Mystery disease spreads to domestic fowl in Eastern Cape, SPCA warns public not to eat their chicken

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The SPCA warned residents not to eat their domestic chickens if they died. (Photo: OJ Koloti/Gallo Images)
The SPCA warned residents not to eat their domestic chickens if they died. (Photo: OJ Koloti/Gallo Images)
  • A mysterious disease that has killed dozens of wild birds in Qonce, formerly King Willam's Town, has spread to domestic chickens.
  • The SPCA in Qonce has confirmed its five hens, a rooster and goose - which were in perfect health on Sunday - were found dead on Monday morning. 
  • This as the SPCA and Buffalo City Metro health services are trying to find out what caused the death of 75 birds in Qonce and an unknown number of others in East London and Ntabozuko.

A mysterious disease that has killed dozens of wild birds in Qonce, formerly King Willam's Town, has spread to domestic chickens.

The SPCA has confirmed its five hens, a rooster and goose - which were in perfect health on Sunday - were found dead on Monday morning. 

"They were fine on Sunday and on Monday morning, when we came to work, they were all dead," said its assistant manager, Inspector Annette Miller. 

"I am concerned now because it is domestic chickens that have been affected, so I am very worried. At the SPCA, we also feed wild birds so it is possible that when the wild birds came to eat, they brought the disease which has affected our birds," Miller added.

This as the SPCA and Buffalo City Metro health services are trying to found out what caused the death 75 birds in Qonce and unknown number of others in East London and Ntabozuko. 

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Last week, the metro and SPCA issued a warning to residents not to pick up birds that mysteriously dropped dead.

Miller said: "On Monday [5 April], I got hold of a doctor in Ntabankulu at the state vet department and they sent an animal health technician this morning [7 April] to fetch carcasses which they will send for testing."  

She added it was weird the chickens and the goose had died at the same time. 

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The SPCA warned residents not to eat their domestic chickens if they died. 

For the past three weeks, residents of the metro have reported birds lying dead on streets, balconies and school fields.  

Whatever it is that is killing the birds has now spread to Gqeberha in the Nelson Mandela Metro and St Francis Bay where eight deaths have been reported by Sandula Conservation.

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Neville Ganes from Neville's Snake and Reptile Rescue said the symptoms presented by sick birds included an inability to fly, tameness, loss of balance, disorientation, laboured breathing and being puffed up.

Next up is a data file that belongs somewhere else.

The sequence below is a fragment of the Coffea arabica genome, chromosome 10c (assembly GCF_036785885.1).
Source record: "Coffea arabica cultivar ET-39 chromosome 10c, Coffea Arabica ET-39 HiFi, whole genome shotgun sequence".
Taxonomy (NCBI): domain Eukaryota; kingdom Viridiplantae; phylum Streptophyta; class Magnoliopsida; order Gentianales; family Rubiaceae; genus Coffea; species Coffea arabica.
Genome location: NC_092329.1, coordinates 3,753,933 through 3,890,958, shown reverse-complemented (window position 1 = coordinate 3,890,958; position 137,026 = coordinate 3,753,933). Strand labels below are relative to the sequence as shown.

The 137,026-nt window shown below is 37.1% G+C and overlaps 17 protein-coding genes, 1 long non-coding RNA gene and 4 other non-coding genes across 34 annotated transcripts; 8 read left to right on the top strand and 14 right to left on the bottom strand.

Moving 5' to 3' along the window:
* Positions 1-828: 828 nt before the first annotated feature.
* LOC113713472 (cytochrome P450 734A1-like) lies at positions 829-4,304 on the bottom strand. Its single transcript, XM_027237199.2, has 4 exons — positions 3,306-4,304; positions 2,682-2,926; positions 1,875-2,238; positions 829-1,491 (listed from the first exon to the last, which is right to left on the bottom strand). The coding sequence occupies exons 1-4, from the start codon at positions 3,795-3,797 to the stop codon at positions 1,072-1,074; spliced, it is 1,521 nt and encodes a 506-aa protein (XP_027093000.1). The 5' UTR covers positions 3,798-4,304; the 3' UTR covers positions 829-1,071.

Ganes together with the SPCA and Buffalo City Metro health services have collected a few carcasses and handed them over to the SPCA veterinary surgeon Karl Haggermann who sent them for testing.

The metro confirmed samples of the birds were sent to a state vet for testing. 

It previously said the deaths could be caused by anything from climate change, air pollution or migration but added it was still investigating the cause.

Ganes said initially he suspected poison was the cause of the deaths but as more were reported in large parts of the metro, he suspected a disease outbreak. 

Sandula Conservation owner Mark Marshall said: "I have advised the people to dispose of them [carcasses] correctly. I advised the public to wear a face mask and gloves when handling the dead birds. I have also advised the public not to feed wild birds in their gardens and to make sure their bird aviaries do not attract wild birds. I will inform the public about the results when they arrive."

The cases reported initially affected pigeons, doves and Cape bulbuls but over the Easter weekend, Ganes said he had picked up sacred ibises, cattle egrets and blue cranes at Grey Monument Hospital in Qonce. 

He raised concerns that a colony of egrets and blue cranes nestled at the hospital might get infected. 

"The area at the clinic reeks of bird droppings, a strong ammonia smell, which is very unhealthy. The health department must visit the hospital and BCM to assess it. The decease/virus is rapidly spreading. [Lab] results should be back later this week." 

The Eastern Cape health department has blamed the SPCA for the health hazard posed by the birds at the hospital. 

Department spokesperson Sizwe Kupelo said its request to cut down the trees in order to chase away the birds was declined by the SPCA.

"The hospital authorities have been knocking on the doors of the SPCA requesting permission to fell those trees, however, that permission could not be granted. Last year, the hospital resorted to trimming the trees after permission from the SPCA and it came and rescued chicks."  

Miller could not be reached immediately to respond to the accusation. 


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